o    Additionally, the high wages in the industry have a disproportionate impact on state income tax revenue, by far the largest source of revenue for Virginia state government.

  •     The pool of highly skilled workers the data center industry employs also feeds the talent pipeline for other fast growing, high wage industries.
  •     Since 2009, economic development announcements by the Virginia Economic Development Partnership in Data Processing, Hosting, and Related Services have averaged $1.3 billion per year and reached a high of $2.0 billion in 2014. The sector represented 31.5 percent of total statewide investment announced in 2012, 44.4 percent of announced investment in 2013 to 47.2 percent in 2014.
  •     Data center industry investment decisions are increasingly sensitive to states’ tax regimes:

o    Virginia currently offers a sales tax exemption on equipment purchases to qualifying data centers (similar to the exemption it has provided the similarly capital-intensive manufacturing sector for many years), but that exemption is scheduled to expire in 2020.
o    When Virginia enacted its exemption in 2009, only seven other states offered such incentives. Today, over half of all states offer incentives for data centers. Seven of those 27 incentives were enacted in 2015 alone and most states now offer incentives that are more competitive than Virginia’s.

“Data centers continue to offer immense opportunities for Northern Virginia and the entire Commonwealth,” concluded Kilberg. “Maintaining Virginia’s incentives for this valuable industry will be critical to ensuring Virginia remains a top global destination for tomorrow’s technology companies.”

Visit bit.ly/DataCenterReport to read the full report. Sponsors of the report include DuPont Fabros Technology; Loudoun County, Virginia Department of Economic Development; Microsoft; Mid-Atlantic Broadband Communities Corporation; and QTS Inc (Quality Technology Services).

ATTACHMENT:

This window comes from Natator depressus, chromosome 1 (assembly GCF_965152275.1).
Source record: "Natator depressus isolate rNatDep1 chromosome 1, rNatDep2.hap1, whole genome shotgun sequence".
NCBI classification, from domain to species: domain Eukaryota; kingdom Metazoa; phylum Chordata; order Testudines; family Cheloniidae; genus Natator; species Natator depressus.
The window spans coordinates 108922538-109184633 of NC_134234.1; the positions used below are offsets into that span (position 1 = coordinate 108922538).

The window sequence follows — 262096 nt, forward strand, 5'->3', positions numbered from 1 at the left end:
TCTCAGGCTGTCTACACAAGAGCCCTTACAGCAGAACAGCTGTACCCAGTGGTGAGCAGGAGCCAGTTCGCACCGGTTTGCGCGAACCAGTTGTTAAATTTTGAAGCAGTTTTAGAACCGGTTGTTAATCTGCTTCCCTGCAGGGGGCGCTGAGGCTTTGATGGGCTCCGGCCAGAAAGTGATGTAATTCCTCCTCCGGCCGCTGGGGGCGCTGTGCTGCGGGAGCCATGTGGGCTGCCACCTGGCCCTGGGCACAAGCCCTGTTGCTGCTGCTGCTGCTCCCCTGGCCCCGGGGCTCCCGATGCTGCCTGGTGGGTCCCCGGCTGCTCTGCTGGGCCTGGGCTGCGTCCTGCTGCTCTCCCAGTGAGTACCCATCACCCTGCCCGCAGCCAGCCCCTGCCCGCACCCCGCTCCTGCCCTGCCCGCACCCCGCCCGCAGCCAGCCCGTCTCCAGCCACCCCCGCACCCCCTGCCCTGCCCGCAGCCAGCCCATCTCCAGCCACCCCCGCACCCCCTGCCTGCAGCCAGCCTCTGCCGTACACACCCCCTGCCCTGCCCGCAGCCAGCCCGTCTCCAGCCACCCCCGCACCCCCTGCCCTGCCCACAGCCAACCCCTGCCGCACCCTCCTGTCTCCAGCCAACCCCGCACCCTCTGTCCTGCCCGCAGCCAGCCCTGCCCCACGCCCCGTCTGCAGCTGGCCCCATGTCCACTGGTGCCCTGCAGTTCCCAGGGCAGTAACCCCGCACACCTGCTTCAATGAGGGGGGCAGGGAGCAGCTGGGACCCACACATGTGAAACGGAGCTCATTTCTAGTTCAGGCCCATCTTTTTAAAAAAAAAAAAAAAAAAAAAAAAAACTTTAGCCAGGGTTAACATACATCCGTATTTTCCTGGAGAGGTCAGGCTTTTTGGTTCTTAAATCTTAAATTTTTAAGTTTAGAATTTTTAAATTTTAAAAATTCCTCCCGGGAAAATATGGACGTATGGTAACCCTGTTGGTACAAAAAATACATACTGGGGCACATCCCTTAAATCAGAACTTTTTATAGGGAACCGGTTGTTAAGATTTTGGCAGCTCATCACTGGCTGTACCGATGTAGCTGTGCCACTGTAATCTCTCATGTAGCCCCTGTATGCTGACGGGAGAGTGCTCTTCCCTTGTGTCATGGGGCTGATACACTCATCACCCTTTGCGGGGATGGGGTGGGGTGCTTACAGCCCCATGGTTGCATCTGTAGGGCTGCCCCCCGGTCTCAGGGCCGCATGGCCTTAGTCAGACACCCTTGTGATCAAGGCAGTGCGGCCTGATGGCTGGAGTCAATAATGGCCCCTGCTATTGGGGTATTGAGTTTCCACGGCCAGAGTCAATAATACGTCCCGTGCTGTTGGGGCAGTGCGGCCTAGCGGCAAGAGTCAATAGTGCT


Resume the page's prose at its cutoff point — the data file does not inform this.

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The Northern Virginia Technology Council (NVTC) is the membership and trade association for the technology community in Northern Virginia. As the largest technology council in the nation, NVTC serves about 1,000 companies from all sectors of the technology industry, as well as service providers, universities, foreign embassies, nonprofit organizations and governmental agencies. Through its member companies, NVTC represents about 300,000 employees in the region. NVTC is recognized as the nation's leader in providing its technology community with networking and educational events; specialized services and benefits; public policy advocacy; branding of its region as a major global technology center; initiatives in targeted business sectors and in the international, entrepreneurship, workforce and education arenas; the NVTC Foundation, a 501(c)(3) nonprofit charity that supports the NVTC Veterans Employment Initiative and other priorities within Virginia's technology community; and The Entrepreneur Center @NVTC, which mentors new technology entrepreneurs. NVTC’s Data Center & Cloud Infrastructure Committee provides a clear, consistent, collective and compelling voice for promoting the interests of our growing data center, cloud and critical infrastructure community in an effort to contribute to the long-term growth and prosperity of the industry.Visit NVTC at http://www.nvtc.org.

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Sarah Jones